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Tuesday, April 23, 2019

Boleslavsky’s Hole

     Backward Pawns and holes are bad except when they’re not. What about when black plays ...e5 in the Sicilian leaving his d-Pawn backward and a hole on d5? The idea is that black wants to:

1) obtain superiority in the center by controlling d4 and f4 and prevent white from occupying d4 
2) build a solid center and prevent white from playing ...e5 
3) prepare quick development with moves like ...Be7 and Be6 and, at the same time, control d5 
4) often black will be able to play ...d5 after which he will have a clear superiority in the center 

      If white is to prevent this he must generally occupy d5 with a N and after black exchanges on d5 and white retakes with the e-Pawn the result will be black has a superiority on the K-side. Finally, the move ...e5 considerably reduces white’s attacking prospects on the K-side which allows black better chances of carrying out his plans on the Q-side. 
     For black, the Q-side operations mean that the c-file is of great importance. Oddly, black’s play on the c-file is often of greater effect than white’s against the backward P on the d-file; that’ because black’s d-Pawn is well protected by the B on e7. 
     The short version is that playing ...e5 gives black active piece play that outweighs the weakness of the backward Pawn.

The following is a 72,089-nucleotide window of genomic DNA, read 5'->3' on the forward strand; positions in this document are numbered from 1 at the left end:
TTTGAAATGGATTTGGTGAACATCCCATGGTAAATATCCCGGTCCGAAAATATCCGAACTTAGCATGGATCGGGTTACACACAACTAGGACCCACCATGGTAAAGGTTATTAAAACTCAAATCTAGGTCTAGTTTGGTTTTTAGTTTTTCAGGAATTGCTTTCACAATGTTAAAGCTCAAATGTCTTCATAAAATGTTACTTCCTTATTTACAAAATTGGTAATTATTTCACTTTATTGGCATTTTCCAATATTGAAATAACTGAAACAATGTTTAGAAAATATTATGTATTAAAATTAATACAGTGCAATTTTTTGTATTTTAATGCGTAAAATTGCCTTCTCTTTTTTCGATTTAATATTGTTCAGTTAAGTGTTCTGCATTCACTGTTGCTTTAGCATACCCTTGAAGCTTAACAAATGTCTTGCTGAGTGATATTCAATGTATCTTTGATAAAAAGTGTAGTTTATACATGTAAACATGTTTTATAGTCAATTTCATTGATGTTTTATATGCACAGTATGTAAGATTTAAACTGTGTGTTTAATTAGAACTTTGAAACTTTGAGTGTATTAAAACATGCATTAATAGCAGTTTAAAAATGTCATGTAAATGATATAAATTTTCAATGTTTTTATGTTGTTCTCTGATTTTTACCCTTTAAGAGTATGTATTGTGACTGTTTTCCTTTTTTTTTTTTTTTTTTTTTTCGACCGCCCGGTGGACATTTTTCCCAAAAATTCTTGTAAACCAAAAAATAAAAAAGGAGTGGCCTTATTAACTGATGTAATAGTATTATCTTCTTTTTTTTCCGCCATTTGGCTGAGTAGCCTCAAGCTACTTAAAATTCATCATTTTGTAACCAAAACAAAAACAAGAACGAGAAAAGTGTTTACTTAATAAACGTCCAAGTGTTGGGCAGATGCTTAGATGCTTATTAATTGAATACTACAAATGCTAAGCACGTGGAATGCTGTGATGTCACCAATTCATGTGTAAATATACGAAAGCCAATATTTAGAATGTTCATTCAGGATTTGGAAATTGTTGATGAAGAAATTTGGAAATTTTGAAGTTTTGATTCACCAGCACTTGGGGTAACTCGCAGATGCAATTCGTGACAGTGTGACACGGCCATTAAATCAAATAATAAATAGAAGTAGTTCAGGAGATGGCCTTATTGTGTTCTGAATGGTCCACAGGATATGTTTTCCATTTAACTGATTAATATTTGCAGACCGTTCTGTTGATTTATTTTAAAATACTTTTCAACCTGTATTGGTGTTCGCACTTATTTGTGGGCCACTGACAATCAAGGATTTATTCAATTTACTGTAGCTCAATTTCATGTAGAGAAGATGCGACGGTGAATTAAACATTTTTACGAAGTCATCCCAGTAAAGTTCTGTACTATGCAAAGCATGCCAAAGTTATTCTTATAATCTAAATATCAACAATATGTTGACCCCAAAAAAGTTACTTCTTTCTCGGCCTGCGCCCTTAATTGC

The following model game was played at the Gothenburg Interzonal in 1955. The top nine players qualified for the Amsterdam Candidates tournament in 1956. Samuel Reshevsky and Larry Evans qualified, but withdrew, opting to play in the US Open instead. 
     Of particular theoretical note was that the 14th round saw three unsuccessful tries of a novelty in the Sicilian by players from Argentina against their Soviet opponents. 
     The case of the brilliant Yugoslav player Andrija Fuderer was also significant. After 12 rounds Fuderer’s score was 7.5-3.5 with one bye. But in the remaining rounds he totally collapsed and scored only 1.5-7.5. He lost to Szabo, Donner, Keres, Geller, Bronstein, and Pachman, drawing with Petrosian, Spassky and Ilivitzky. After this tournament Fuderer left chess for a University career.



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